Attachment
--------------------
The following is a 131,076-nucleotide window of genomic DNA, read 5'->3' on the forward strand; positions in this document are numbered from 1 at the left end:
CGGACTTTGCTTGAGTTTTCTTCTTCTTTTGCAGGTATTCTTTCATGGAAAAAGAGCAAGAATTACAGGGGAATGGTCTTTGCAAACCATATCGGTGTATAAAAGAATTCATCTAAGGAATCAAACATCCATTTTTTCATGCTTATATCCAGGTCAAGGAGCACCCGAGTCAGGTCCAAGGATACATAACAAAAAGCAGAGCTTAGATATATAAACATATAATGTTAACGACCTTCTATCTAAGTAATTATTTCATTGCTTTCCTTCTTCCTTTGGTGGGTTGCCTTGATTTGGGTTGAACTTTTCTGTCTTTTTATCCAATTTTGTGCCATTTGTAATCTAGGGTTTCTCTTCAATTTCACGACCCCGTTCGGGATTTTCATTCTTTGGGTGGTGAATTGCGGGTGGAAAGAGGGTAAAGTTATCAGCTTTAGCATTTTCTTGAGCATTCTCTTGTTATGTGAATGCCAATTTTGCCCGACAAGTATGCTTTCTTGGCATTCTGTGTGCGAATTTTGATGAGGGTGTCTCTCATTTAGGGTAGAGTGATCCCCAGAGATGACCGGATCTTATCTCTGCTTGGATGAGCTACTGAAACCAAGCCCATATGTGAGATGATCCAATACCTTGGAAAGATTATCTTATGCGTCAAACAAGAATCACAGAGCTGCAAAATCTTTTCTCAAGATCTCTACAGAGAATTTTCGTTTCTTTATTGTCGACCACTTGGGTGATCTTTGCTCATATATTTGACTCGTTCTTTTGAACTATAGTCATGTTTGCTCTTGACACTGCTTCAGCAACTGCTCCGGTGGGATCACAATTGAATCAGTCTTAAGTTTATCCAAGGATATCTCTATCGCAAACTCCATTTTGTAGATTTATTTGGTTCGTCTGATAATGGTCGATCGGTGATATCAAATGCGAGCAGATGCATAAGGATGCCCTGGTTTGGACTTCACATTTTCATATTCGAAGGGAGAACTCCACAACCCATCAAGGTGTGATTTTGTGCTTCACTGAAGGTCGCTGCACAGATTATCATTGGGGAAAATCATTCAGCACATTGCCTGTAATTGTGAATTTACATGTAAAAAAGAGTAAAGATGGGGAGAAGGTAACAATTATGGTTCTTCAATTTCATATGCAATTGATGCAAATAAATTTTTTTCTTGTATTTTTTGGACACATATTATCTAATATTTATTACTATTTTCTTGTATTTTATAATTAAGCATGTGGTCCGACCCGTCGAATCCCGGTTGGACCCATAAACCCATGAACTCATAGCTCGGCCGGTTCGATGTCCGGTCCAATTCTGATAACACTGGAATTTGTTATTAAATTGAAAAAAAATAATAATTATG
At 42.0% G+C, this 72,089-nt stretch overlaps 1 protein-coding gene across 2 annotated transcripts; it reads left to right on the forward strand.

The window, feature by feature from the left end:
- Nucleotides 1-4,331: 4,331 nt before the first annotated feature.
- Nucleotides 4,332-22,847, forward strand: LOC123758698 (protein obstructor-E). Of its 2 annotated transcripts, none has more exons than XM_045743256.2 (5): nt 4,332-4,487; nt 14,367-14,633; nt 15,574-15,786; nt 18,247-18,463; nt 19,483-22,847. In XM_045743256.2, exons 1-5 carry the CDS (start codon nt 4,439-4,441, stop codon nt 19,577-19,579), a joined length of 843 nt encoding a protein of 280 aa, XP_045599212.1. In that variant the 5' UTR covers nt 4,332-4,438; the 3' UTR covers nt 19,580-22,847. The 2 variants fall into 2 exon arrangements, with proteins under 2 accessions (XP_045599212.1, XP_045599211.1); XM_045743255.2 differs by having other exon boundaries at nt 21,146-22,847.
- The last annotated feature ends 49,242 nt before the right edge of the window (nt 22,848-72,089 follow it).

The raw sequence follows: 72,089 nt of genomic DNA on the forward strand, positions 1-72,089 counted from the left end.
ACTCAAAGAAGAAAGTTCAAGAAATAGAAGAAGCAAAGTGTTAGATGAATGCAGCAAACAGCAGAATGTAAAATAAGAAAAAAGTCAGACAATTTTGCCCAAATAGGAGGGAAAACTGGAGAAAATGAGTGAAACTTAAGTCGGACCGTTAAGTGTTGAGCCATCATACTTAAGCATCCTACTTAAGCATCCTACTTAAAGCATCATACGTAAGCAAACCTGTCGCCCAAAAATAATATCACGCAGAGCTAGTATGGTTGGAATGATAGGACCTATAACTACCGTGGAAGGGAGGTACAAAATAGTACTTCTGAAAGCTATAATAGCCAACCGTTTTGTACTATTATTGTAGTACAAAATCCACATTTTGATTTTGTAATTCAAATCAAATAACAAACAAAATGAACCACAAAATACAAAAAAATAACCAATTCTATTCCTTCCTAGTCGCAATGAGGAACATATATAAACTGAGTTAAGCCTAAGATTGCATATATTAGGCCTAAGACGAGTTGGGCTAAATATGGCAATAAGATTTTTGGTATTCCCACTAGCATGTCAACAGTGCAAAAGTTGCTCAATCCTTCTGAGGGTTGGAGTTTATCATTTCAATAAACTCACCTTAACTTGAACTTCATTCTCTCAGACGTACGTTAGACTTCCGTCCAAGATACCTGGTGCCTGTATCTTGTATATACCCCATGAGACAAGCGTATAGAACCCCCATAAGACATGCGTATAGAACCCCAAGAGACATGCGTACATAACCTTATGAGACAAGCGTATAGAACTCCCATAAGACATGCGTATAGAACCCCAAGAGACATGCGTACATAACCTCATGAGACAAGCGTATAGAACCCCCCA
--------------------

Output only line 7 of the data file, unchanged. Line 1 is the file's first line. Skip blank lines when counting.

- The last annotated feature ends 49,242 nt before the right edge of the window (nt 22,848-72,089 follow it).